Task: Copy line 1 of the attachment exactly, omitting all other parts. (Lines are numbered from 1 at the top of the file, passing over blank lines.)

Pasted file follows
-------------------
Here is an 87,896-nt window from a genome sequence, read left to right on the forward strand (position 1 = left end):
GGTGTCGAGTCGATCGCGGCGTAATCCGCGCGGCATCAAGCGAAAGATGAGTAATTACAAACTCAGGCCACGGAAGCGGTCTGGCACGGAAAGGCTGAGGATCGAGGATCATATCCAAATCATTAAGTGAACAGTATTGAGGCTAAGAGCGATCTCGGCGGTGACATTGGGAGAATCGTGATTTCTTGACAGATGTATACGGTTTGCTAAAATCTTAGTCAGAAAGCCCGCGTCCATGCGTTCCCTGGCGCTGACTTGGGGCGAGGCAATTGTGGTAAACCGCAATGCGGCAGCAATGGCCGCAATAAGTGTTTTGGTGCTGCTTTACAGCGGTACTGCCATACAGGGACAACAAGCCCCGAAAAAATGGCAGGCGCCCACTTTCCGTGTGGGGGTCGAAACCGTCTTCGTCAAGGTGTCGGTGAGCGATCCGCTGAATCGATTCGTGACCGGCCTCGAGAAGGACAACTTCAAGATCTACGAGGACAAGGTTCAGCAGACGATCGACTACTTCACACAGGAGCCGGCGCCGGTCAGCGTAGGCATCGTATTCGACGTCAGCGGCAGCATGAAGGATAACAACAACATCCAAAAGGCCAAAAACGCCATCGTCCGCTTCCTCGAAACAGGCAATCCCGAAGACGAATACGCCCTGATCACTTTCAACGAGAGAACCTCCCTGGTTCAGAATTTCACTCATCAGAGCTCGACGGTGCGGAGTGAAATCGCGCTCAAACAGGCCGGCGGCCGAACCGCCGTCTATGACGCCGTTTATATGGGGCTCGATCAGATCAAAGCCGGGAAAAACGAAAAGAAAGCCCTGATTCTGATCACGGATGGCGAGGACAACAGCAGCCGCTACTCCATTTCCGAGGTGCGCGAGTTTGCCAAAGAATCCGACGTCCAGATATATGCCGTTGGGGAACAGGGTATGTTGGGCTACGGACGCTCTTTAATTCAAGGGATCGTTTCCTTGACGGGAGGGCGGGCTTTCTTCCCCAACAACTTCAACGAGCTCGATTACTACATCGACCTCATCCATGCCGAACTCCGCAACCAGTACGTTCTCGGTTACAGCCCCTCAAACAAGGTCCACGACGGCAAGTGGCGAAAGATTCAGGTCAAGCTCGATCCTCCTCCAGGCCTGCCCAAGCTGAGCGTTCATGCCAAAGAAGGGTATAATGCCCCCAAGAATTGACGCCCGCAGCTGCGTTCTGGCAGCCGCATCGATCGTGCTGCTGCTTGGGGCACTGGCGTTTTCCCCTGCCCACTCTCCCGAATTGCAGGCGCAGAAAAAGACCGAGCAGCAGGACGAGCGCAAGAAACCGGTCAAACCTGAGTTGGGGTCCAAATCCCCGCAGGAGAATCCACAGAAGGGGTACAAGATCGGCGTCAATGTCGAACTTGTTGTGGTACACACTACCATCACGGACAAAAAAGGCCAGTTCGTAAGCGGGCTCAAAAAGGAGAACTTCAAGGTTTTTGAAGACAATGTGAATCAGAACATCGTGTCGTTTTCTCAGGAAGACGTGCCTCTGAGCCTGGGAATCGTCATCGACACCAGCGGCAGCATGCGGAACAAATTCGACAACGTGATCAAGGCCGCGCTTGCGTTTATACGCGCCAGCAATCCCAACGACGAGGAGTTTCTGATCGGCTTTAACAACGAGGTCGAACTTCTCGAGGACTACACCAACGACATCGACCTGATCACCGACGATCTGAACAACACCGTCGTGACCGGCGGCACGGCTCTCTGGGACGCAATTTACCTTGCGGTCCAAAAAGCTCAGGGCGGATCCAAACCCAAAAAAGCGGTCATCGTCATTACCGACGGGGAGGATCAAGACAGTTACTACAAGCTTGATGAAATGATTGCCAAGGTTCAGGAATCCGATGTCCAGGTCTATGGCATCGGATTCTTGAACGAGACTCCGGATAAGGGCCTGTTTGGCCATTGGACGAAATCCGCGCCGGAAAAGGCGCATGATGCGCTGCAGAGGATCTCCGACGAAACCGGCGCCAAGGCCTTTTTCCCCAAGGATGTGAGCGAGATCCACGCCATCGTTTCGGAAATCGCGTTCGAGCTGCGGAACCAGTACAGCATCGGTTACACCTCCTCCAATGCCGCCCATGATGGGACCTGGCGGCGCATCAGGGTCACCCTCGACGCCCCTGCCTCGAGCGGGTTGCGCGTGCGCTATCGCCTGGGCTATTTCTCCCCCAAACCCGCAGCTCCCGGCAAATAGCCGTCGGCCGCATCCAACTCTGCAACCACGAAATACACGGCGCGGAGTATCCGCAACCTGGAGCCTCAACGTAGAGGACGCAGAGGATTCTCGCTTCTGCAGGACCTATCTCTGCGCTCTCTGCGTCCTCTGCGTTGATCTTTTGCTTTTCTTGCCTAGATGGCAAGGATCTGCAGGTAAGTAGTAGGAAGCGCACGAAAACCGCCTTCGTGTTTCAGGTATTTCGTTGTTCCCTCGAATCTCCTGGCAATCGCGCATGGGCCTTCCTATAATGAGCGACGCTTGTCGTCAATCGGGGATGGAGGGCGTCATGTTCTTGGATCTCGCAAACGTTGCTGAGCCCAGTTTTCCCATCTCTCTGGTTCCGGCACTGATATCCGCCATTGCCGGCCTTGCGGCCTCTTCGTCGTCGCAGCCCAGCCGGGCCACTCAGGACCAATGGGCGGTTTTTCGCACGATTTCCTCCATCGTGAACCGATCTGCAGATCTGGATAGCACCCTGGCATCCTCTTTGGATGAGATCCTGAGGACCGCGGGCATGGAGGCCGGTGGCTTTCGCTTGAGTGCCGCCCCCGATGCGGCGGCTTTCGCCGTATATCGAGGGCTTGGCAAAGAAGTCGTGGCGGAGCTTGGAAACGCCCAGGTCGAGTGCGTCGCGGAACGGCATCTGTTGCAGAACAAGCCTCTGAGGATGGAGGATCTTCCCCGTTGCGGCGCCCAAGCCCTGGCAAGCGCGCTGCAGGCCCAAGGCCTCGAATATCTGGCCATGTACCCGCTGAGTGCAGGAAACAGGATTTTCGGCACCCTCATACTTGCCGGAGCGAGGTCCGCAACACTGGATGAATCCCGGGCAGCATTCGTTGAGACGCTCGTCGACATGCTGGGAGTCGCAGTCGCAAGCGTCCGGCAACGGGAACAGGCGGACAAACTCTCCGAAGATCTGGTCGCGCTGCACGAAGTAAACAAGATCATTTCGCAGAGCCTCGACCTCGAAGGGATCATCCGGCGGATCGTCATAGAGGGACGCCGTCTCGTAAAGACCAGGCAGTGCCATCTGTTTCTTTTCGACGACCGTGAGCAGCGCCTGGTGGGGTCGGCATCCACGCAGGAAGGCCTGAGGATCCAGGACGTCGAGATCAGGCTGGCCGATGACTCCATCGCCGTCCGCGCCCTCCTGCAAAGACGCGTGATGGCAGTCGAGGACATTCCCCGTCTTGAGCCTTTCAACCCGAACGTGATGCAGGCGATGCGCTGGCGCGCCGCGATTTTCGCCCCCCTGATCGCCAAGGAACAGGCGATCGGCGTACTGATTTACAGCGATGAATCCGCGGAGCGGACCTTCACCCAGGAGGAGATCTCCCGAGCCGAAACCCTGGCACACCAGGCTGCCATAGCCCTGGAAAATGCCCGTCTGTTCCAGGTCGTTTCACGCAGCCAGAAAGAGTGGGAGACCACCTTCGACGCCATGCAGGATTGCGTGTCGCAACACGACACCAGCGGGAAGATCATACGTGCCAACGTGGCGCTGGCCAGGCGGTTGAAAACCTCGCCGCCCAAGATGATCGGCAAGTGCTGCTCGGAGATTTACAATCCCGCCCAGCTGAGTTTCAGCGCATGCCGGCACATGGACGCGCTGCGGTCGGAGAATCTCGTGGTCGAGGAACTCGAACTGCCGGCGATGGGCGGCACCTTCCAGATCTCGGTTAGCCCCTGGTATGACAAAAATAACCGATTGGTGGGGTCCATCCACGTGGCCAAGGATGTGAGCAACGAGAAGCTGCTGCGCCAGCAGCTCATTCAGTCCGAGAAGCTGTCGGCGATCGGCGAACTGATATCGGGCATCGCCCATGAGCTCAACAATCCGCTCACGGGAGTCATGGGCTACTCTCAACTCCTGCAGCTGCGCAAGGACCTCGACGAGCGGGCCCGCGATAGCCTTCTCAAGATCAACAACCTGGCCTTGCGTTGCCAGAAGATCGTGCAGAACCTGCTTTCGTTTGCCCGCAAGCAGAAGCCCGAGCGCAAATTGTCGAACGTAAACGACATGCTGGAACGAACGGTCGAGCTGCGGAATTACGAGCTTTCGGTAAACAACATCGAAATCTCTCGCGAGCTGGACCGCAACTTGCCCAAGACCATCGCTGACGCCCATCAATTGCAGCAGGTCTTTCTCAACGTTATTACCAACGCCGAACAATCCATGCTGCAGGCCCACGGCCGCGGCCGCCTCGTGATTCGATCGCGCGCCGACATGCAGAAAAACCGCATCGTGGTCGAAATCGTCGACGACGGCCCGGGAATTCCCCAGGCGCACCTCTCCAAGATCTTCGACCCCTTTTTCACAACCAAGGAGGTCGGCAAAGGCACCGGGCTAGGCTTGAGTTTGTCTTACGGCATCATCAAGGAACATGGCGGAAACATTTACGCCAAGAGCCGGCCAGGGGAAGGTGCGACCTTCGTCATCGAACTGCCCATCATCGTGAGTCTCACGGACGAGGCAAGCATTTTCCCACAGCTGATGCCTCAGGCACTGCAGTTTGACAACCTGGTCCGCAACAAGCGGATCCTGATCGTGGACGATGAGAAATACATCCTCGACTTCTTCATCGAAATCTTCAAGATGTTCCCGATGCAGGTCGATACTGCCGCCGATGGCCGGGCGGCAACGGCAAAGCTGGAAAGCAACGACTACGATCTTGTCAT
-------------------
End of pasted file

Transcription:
Here is an 87,896-nt window from a genome sequence, read left to right on the forward strand (position 1 = left end):